NYC local elections roundup

15 Sep

Tomorrow is the primary election for New York City offices: mayor, city council, comptroller, public advocate, district attorney and probably a few other offices. The city is completely ignored in national elections; in fact, it is kicked to the curb by a lot of rural politicians, but I won't get into that.

The general election is in November, as per convention. However with the exception of the mayoral race, there is no realistic chance of Republicans or Independents winning anything except on Staten Island — the current composition of the 51-seat council is 48 Dems, 5 others (3 GOP, 1 Working Families, 1 independent). Thus, the Democratic primary is effectively the real election for most of the offices.

Even though term limits for city councillors have been extended by an extra term, there are a lot of open and fairly contentious council seats, in addition to the citywide offices. Since I know you're dying to know, here is who I'm voting for and why.
Mayor: Mike Bloomberg (but, no one in the Dem primary; I plan to leave it blank)

This is going to be the first “Republican” vote I cast in my life. Actually, since you can vote for candidates on one of several party lines, I'll probably vote for Bloomberg on the independent line in the general. That being said, though, I really dislike both of the Dems who are up for mayor: Bill Thompson and Tony Avella. In the Democratic candidates debate, both of them vowed to dump urban planning all-star Janette Sadik-Khan as DOT commissioner. That alone was enough to sour me to both of them, although as a bonus Tony Avella has proposed some absurd things like requiring all city business to post signs in English (nice one; and he's from Queens, too, where 40% of the population is foreign-born, although I have to imagine he's from the tree-lined suburb part of Queens). Bill Thompson, who was comptroller under Bloomberg, just opposes everything Bloomberg is for, categorically. Always a formula for success!

I have mixed feelings about Bloomberg. I thought extending term limits for himself was a disingenuous stunt. However, I've been enthusiastically in favor of some of his proposals, especially congestion pricing. I also like his underlying attitude that the New York State government generally hurts NYC more than it helps us, so whatever his shortcomings, and his animosity for erstwhile Observer reporters, I don't think we have a better candidate in the race.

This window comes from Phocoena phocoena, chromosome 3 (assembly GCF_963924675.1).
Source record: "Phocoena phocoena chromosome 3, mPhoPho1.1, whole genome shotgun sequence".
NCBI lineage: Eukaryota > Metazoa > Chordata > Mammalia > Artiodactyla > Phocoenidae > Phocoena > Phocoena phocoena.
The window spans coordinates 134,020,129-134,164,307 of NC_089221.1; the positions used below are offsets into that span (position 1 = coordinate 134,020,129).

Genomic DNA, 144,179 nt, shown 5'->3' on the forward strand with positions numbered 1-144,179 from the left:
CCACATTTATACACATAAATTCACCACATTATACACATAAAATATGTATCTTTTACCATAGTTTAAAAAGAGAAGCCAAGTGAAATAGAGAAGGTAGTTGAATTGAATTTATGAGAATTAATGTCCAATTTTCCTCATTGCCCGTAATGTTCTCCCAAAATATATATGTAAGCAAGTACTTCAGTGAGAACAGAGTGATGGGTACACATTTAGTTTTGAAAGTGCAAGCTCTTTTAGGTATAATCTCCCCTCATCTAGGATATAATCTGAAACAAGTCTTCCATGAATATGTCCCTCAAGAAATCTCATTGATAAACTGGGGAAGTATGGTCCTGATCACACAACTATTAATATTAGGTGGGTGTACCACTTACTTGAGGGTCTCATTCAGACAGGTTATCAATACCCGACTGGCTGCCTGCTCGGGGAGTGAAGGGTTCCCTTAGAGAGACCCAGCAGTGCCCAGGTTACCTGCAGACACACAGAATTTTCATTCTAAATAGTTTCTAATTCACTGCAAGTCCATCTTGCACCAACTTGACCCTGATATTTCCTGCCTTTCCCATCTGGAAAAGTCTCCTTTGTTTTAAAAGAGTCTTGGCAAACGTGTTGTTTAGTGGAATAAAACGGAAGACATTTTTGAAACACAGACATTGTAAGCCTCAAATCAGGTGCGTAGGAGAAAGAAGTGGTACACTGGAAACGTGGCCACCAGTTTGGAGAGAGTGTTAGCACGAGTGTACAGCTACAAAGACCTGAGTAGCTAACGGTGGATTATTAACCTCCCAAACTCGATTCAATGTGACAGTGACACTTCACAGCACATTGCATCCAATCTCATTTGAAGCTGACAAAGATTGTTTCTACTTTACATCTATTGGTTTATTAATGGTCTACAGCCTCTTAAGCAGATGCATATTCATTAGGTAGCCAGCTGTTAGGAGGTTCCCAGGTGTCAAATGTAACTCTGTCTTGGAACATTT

Comptroller: David Yassky

I like David Yassky for several reasons. He's a council member from Brooklyn Heights (not far from here), so I think he represents the political faction I belong to quite well. On my top issue, which is transportation and progressive urban planning, he's been a solid and reliable advocate. He shepherded the flawed by still better-than-nothing bike access bill through the council.

Granted, comptroller has relatively less to do with those issues than the council, but it's still relevant. He's also in favor of using technology to promote government transparency, which is not a partisan issue but something I think many politicians neglect just because they don't want to be bothered or don't think their constituents care to know.

Public Advocate: Norman Siegel

I had a hard time with this one. I do like Bill de Blasio, the outgoing city council member from my district. My main problem with him is that he did not support Mayor Bloomberg's congestion pricing plan, or the subsequent and fairly watered down East River bridge tolling plan.

Siegel, on the other hard, is a die-hard bike advocate and in favor of innovate parking policies that would charge more like the real cost of the space (instead of heavily subsidizing street parking). It really comes down to that.

The other major candidate in this race is Eric Gioia, who is kind of a loser. His major claim to fame was convincing Costco to accept food stamps. Way to go Eric. Encouraging poor people to shop at big box stores makes me feel all warm and fuzzy inside.

39th Council District: Brad Lander

For me, this came down to a choice between Brad and Josh Skaller, both Park Slopers who are pretty much there on most of my issues: anti-Atlantic Yards, pro-congestion pricing, pro-bike, etc. Lander in particular has a background as former director of the Pratt Center and seems to have a more pragmatic approach to local politics. Skaller strikes me as too much of a “general activist” (Wesleyan flashbacks?) to be a successful councillor. There was a dustup about a rogue Lander campaign operative running an ad in a Yiddish rag in Borough Park claiming Lander is anti-gay, but I'm willing to believe it was not his intention.

Incidentally, Carroll Gardens-based John Heyer actually is anti-gay. Given this is literally one of the most liberal places in the country, I don't see why he thinks that's a good idea. And he's 27 too!

Anyway, regardless of who you vote for, go out and vote. Unlike huge national elections, a lot of these might be decided be a mere few hundred votes, so your vote actually is pretty significant.